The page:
AUSTIN, Texas — High school students across Texas took their US history STAAR tests today. It is the first time in a couple of years that the STAAR has been administered in a normal setting – many were canceled in 2020 and last year, a large number of remote learning students opted -out by not showing up for the in-person tests.
If the statewide math proficiency scores released last month are any indication, Texas could be in for a rough time with this year’s STAAR scores. “In a year that’s a pandemic, you really can’t understand what the kid is about by a singular test, but we rely on it,” said Ken Zarifis, who heads up Education Austin. He is not a fan of STAAR, to begin with. He opts his own kids out. He says teachers have had their hands full getting kids back on track this year. “You’re going to have numbers that aren’t representative of anything necessarily except this cauldron of, this mix of stress, trauma, academics.”
The Texas Education Agency compared 2021 to 2019 – and found that scores dropped significantly from elementary school through high school. “The numbers from last year shouldn’t even apply; they’re not even valid,” Zarifis said.
If you take a close look at the EOC or end-of-course STAAR exams for high school students – there are more than 20 percent drop in algebra proficiency and double-digit drops for biology and US history. EOCs are required for graduation. They can be met in other ways, but many kids take the STAAR.
No matter the grade – low scores can spell trouble for all k-12 schools. That is because of the A through F accountability system. Introduced in 2018 – it gives school letter grades, and the student proficiency is based on STAAR. “So, if you are an elementary or a middle school 100 percent of that domain is going to come from the STAAR performance. If you are a high school though, a portion of it is going to come from STAAR but also a portion from students graduating,” explained a video released by TEA in 2018.
So, what happens if the STAAR scores come back low again? The TEA did not respond to my request. The A-though-F accountability system rules say low scores can lead to state intervention. Zarifis says it will place even more stress on a stressed public education system. “We’re coming out of a pandemic. There is no way of calibrating this test to allow for a post-pandemic reality,” he said., adding he believes it will make the teacher retention problem even worse. I reached out to school districts today to find out how they are doing. They said they would have their responses for us on Friday.
- How many kids are taking the STAAR test versus last year?
As we have just begun the STAAR testing this week, we do not yet know how many students will participate in the STAAR tests in grades 3-12.
As a reminder, the last typical year of state assessment was in 2019. In 2020, the spring STAAR tests were canceled due to the pandemic, and in the 2021 school year, the Commissioner of Education gave families the option to send their child to school to test if families had health or safety concerns. This allowance from the Commissioner resulted in reduced participation compared to typical years.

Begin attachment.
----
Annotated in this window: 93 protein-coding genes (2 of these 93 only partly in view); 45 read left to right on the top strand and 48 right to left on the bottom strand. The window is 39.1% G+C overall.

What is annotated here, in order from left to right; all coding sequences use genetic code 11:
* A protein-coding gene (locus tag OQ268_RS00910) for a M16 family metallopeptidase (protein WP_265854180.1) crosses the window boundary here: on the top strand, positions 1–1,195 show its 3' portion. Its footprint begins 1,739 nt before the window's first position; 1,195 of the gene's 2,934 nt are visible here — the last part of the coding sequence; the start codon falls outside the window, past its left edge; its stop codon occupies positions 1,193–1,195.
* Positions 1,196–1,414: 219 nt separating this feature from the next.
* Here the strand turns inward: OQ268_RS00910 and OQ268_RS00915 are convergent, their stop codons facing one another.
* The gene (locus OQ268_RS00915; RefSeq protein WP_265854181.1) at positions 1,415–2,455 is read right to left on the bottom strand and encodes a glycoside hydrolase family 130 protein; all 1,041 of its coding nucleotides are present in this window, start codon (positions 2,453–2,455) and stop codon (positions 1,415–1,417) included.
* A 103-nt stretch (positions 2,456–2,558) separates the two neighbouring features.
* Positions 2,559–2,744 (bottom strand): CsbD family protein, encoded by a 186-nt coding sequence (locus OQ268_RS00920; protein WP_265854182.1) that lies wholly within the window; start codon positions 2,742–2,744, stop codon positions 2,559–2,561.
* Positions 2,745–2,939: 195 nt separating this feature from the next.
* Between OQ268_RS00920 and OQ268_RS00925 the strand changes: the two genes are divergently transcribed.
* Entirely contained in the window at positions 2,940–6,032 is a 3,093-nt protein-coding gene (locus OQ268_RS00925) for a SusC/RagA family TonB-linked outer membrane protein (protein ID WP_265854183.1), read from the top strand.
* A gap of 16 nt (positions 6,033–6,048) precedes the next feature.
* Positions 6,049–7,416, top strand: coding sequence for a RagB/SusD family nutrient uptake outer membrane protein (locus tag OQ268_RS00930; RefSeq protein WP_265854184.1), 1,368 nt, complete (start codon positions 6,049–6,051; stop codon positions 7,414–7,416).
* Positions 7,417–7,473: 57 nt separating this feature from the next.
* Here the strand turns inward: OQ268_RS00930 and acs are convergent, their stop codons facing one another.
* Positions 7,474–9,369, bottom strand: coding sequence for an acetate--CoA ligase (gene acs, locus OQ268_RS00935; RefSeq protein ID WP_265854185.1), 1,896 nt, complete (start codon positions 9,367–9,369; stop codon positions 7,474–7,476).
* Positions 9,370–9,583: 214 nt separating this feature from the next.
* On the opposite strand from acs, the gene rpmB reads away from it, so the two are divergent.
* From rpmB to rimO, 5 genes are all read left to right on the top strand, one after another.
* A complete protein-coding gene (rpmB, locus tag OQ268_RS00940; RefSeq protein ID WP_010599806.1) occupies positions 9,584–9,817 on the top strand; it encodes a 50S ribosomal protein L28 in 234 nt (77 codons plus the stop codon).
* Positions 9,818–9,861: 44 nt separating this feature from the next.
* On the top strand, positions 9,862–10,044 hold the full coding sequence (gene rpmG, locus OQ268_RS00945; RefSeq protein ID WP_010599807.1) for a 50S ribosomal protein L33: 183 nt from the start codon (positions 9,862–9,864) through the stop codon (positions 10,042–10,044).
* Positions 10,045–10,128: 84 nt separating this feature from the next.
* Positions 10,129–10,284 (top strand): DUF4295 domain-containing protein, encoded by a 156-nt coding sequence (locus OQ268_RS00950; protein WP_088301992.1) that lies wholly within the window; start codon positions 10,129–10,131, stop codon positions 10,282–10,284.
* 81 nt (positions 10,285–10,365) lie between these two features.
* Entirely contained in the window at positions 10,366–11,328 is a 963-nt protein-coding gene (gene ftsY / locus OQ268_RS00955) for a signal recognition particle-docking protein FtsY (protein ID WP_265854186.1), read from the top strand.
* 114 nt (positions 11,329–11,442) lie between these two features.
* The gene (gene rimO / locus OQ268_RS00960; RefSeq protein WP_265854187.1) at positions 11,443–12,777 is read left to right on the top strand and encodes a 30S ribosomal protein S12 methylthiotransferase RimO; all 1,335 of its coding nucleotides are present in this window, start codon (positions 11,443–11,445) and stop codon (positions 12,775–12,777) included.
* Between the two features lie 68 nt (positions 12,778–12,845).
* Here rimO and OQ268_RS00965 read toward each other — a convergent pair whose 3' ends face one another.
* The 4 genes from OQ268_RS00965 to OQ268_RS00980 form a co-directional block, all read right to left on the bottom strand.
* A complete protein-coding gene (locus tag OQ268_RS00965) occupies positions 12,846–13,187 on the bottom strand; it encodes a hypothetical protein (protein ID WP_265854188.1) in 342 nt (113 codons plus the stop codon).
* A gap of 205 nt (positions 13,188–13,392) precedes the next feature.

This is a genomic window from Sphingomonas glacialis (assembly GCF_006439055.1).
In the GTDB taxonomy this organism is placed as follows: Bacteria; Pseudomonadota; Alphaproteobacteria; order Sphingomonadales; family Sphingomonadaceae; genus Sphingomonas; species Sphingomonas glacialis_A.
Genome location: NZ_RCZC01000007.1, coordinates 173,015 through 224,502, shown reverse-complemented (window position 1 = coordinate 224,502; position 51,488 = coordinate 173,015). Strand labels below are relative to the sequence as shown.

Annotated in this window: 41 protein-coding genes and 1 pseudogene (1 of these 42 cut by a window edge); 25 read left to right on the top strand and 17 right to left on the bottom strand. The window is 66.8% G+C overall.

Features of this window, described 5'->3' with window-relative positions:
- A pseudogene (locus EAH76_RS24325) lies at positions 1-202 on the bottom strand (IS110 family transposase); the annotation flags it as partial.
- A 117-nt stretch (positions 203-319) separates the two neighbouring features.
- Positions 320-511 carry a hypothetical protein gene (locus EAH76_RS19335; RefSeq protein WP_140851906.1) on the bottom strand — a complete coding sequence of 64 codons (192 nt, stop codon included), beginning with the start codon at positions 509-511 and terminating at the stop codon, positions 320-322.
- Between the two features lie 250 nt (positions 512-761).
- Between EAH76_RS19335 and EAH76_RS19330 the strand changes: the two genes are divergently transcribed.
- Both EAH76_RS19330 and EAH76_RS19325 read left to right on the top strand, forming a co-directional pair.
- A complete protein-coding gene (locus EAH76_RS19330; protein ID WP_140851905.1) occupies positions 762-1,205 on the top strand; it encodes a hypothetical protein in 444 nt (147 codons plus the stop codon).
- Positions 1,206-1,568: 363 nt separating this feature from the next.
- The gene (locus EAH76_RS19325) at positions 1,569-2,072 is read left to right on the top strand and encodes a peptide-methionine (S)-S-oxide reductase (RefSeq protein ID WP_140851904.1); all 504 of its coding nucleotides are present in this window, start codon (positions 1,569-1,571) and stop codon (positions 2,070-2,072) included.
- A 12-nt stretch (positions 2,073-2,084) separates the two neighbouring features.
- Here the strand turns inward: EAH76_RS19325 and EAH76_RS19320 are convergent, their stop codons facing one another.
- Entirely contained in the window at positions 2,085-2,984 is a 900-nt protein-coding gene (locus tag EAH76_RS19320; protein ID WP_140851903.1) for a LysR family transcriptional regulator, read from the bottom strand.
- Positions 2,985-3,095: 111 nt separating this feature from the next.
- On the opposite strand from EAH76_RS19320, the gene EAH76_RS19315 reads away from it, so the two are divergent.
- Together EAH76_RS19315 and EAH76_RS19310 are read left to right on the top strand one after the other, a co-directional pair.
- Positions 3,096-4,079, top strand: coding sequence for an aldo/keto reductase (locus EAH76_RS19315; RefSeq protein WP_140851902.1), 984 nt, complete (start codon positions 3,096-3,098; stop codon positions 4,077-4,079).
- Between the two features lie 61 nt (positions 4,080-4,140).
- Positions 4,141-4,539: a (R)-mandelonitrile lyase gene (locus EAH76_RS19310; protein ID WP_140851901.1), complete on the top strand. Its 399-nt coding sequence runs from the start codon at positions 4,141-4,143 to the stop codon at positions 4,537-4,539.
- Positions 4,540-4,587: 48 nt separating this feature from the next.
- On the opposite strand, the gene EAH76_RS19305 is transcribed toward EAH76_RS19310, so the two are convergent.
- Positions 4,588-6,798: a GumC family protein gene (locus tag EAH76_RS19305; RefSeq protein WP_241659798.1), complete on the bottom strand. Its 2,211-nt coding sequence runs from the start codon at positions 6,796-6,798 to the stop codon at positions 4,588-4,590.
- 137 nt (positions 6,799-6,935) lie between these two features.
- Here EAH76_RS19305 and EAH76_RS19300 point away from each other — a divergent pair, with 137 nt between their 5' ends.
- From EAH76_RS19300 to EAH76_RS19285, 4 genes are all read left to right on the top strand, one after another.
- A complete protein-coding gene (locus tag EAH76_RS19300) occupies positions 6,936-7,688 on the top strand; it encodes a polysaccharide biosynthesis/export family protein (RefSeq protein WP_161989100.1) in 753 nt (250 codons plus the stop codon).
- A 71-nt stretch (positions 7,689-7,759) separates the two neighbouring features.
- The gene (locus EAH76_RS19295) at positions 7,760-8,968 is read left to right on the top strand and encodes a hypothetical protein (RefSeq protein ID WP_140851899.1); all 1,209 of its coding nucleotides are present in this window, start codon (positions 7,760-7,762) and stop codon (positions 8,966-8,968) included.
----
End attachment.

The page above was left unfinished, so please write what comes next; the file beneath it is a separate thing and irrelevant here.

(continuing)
- The math proficiency scores came out not long ago, and the statewide numbers were low. How did Leander ISD math proficiency fare compared to the rest of the state?
It is critical to point out that proficiency levels for 2021 cannot easily be compared to the state or another district without reviewing the participation rate. For example, one district may have a 95% participation rate while another district may have a 70% participation rate. The district with a 70% participation rate has almost a third of the results “missing” while the district with 95% only has 5% missing.
Leander STAAR participation: 65%
Leander STAAR proficiency in math (Approaches level or greater): 77%
- Do you anticipate a potential drop in STAAR scores this year as opposed to say, 2019?
We will not speculate at this time how our 2022 scores will compare with 2019. In reality, this is not a reasonable comparison. For example, a current 5th grade student may be taking the STAAR test for the first time in 2022 while 5th grade students in 2019 would be in their 3rd year of testing.
- For some of the high schoolers who are taking the algebra, biology and US history EOCs with their STAARs this week, what happens if they do not pass? Could the track to graduation be slowed?
Most of our students who take the Algebra I and Biology STAAR End of Course exams are 9th grade students. If they do not meet the passing standard this spring on either of the exams, they have multiple opportunities to retake the exam beginning with this summer. STAAR End of Course exams are offered each Fall (December), Spring and Summer.
For most students, US History is not taken until their 11th grade year. Again, if they do not meet the passing standard, they have other opportunities to retake the exam, beginning with this summer.
- What are administrators and teachers in LISD saying about the social and emotional impact of the last few years and how it affects learning?
Each and every child has a different story. To honor each individual, we choose to build a relationship with our students; we choose to nurture each child academically, socially and emotionally, to help them grow as an individual.